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Wednesday, September 20, 2017


Archaeologists search for the true face—and the burial place—of Cleopatra,  the “world’s first celebrity.”
Editor’s note: First appearing in National Geographic in 2011, writer Chip Brown follows the trail of a two millennium old ghost: Cleopatra, the final Pharoah of Egypt.   He details the trials of a young Dominican Republic lawyer/archeologist, who spent much of her prime searching for the ancient queen in a mysterious area near Alexandra called Taposiris Magna.

GUEST BLOG / By Chip Brown, writer, National Geographic magazine--
Where, oh where is Cleopatra? She's everywhere, of course—her name immortalized by slot machines, board games, dry cleaners, exotic dancers, and even a Mediterranean pollution-monitoring project. She is orbiting the sun as the asteroid 216 Kleopatra. Her "bath rituals and decadent lifestyle" are credited with inspiring a perfume. Today the woman who ruled as the last pharaoh of Egypt and who is alleged to have tested toxic potions on prisoners is instead poisoning her subjects as the most popular brand of cigarettes in the Middle East.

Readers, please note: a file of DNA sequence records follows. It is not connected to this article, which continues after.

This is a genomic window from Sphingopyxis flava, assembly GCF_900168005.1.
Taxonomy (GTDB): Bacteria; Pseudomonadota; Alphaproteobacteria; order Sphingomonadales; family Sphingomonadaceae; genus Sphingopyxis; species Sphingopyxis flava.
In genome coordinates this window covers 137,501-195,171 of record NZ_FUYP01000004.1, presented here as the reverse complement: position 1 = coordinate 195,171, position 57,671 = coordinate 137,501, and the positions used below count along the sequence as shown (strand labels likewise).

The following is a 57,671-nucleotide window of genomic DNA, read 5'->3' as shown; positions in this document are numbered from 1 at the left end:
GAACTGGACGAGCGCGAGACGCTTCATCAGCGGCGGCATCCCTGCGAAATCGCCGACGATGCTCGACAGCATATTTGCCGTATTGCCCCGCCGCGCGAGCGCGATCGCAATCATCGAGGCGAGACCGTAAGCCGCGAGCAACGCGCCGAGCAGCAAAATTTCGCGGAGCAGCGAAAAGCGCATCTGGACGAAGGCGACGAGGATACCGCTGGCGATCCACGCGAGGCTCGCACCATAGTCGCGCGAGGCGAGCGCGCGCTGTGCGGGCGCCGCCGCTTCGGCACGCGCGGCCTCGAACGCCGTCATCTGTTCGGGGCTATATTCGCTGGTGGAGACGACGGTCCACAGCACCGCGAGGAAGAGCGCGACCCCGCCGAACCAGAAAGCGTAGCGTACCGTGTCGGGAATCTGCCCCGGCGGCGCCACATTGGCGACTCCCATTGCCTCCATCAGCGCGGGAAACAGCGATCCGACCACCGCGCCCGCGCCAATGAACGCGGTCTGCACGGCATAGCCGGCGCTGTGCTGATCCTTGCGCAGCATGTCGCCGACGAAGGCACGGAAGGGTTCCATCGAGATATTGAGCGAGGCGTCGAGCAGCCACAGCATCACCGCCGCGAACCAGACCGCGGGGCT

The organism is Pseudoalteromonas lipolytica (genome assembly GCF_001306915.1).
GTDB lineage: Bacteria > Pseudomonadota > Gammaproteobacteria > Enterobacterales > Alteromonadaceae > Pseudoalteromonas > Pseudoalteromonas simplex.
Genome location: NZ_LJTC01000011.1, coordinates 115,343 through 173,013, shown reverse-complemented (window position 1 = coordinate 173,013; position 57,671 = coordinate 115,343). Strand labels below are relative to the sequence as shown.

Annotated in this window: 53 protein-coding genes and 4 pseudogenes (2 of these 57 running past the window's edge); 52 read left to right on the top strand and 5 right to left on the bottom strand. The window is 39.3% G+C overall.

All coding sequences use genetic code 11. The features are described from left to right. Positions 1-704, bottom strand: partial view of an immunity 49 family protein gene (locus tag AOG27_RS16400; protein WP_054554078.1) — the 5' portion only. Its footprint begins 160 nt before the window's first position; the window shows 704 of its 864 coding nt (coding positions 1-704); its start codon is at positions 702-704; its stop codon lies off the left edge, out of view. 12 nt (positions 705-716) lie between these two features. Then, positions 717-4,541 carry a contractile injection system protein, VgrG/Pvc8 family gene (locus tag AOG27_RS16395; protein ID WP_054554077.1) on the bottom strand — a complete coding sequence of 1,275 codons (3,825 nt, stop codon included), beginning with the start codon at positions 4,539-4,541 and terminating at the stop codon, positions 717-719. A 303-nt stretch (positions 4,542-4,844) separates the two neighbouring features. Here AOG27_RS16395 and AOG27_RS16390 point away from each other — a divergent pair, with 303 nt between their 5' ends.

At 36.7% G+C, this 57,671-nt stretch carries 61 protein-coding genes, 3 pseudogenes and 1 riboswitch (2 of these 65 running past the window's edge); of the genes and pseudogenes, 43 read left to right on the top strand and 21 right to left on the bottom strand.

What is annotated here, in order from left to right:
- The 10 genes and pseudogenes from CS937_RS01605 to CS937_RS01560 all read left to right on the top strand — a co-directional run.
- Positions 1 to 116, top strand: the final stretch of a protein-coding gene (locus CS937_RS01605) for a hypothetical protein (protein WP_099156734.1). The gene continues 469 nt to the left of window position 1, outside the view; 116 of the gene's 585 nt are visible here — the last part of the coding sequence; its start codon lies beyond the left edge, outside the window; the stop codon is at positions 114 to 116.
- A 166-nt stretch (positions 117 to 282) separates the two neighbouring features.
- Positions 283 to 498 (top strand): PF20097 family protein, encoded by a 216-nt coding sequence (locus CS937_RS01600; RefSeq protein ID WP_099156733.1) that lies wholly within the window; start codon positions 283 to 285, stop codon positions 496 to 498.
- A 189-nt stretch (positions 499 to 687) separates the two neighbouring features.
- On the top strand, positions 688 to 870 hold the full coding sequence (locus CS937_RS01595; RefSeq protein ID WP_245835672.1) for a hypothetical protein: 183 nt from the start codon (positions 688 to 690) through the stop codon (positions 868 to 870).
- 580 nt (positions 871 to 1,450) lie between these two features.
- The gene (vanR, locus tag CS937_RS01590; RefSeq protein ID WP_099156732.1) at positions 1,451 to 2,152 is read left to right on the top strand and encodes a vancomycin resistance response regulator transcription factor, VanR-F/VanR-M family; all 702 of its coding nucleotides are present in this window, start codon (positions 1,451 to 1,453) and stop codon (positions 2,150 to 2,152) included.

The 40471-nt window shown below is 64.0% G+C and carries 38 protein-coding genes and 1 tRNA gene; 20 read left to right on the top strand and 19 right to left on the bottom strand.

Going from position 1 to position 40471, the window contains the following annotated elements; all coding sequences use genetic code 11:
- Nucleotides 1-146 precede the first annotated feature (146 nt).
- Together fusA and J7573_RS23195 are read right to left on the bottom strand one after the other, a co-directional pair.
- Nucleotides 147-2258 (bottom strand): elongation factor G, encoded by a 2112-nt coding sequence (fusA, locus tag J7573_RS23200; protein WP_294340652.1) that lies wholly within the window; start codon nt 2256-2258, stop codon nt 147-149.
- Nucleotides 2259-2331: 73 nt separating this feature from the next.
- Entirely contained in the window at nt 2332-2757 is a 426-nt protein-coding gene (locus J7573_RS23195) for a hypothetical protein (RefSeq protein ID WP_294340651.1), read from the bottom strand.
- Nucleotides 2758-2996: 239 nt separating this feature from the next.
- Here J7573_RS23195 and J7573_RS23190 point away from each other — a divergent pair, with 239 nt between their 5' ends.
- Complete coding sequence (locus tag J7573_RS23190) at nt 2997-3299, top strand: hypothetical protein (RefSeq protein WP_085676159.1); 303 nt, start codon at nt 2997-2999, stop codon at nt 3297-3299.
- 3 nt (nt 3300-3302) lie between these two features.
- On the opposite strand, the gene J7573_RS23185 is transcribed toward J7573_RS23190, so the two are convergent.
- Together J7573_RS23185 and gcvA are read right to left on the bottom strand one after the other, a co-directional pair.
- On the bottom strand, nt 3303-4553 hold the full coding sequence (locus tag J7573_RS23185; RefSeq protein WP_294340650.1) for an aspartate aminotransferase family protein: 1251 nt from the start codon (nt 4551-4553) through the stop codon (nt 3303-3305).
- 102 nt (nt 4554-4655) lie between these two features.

In the memorable phrase of critic Harold Bloom, she was the "world's first celebrity." If history is a stage,no actress was ever so versatile: royal daughter, royal mother, royal sister from a family that makes the Sopranos look like the Waltons. When not serving as a Rorschach test of male fixations, Cleopatra is an inexhaustible muse. To a recent best-selling biography add—from 1540 to 1905—five ballets, 45 operas, and 77 plays. She starred in at least seven films; an upcoming version are no doubt in the works.

Yet if she is everywhere, Cleopatra is also nowhere, obscured in what biographer Michael Grant called the "fog of fiction and vituperation which has surrounded her personality from her own lifetime onwards." Despite her reputed powers of seduction, there is no reliable depiction of her face. What images do exist are based on unflattering silhouettes on coins. There is an unrevealing 20-foot-tall relief on a temple at Dendera, and museums display a few marble busts, most of which may not even be of Cleopatra.

For the rest of Chip Bloom’s article click here.


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